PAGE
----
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October 4th, 2019, 10:06 AM   #1
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Talking $m^n-n^m=mn$

$m,n \in \mathbb{Z}, \; m^n-n^m=mn$. $m,n=?$
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October 4th, 2019, 10:29 AM   #2
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No solution, unless you adopt a convention that 0^0 = 1 or 0^0 = 0, then 0,0 is the only solution.
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October 4th, 2019, 10:57 AM   #3
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Quote:
Originally Posted by DarnItJimImAnEngineer View Post
No solution, unless you adopt a convention that 0^0 = 1 or 0^0 = 0, then 0,0 is the only solution.
I don't adopt conventions.
Show that there is no solution....
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October 4th, 2019, 11:18 AM   #4
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For equal values, LHS is zero (or undefined).
For large, unequal positive values, the LHS is going to blow up faster than the RHS.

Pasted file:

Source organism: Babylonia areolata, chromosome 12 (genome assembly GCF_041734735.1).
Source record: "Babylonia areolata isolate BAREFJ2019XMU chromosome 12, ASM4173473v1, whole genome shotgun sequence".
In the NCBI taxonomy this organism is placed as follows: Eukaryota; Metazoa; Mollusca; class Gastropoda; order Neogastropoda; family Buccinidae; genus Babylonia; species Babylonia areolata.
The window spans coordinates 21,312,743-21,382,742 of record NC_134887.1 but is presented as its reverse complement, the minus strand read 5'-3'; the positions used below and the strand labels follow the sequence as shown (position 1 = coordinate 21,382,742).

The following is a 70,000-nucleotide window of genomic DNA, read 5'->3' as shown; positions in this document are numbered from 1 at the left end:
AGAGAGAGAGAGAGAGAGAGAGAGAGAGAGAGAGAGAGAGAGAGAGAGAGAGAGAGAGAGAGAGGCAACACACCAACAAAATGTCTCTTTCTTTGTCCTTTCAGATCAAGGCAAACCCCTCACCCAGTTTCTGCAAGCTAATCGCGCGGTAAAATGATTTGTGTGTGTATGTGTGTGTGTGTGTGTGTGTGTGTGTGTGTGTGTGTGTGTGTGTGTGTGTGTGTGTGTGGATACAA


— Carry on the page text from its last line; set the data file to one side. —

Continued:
For large, unequal negative values or large negative and positive values, the LHS is going to shrink and become a non-integer.
Any solutions would be small numbers.

I tried 400 million small number pairs, and the only one that came close was (0,0), because MATLAB thinks 0^0 is 1 cute little birdie.

Runners up:
(-1)^(-2) - (-2)^(-1) - (-1)(-2) = -1/2
(2)^(-2) - (-2)^(2) - (2)(-1) = 1/4
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October 4th, 2019, 04:01 PM   #5
SDK
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Quote:
Originally Posted by tahirimanov19 View Post
I don't adopt conventions.
Show that there is no solution....
I'm not sure what this statement means. So let me try to explain what Jim was saying in another way.

Suppose I claim that $0^0 = 1$. Then $m = 0 = n$ is a solution to your equation. If you are now claiming there aren't any solutions, then you are adopting the convention that $0^0$ is undefined (or at least not equal to 1 or 0) whether you like it or not.
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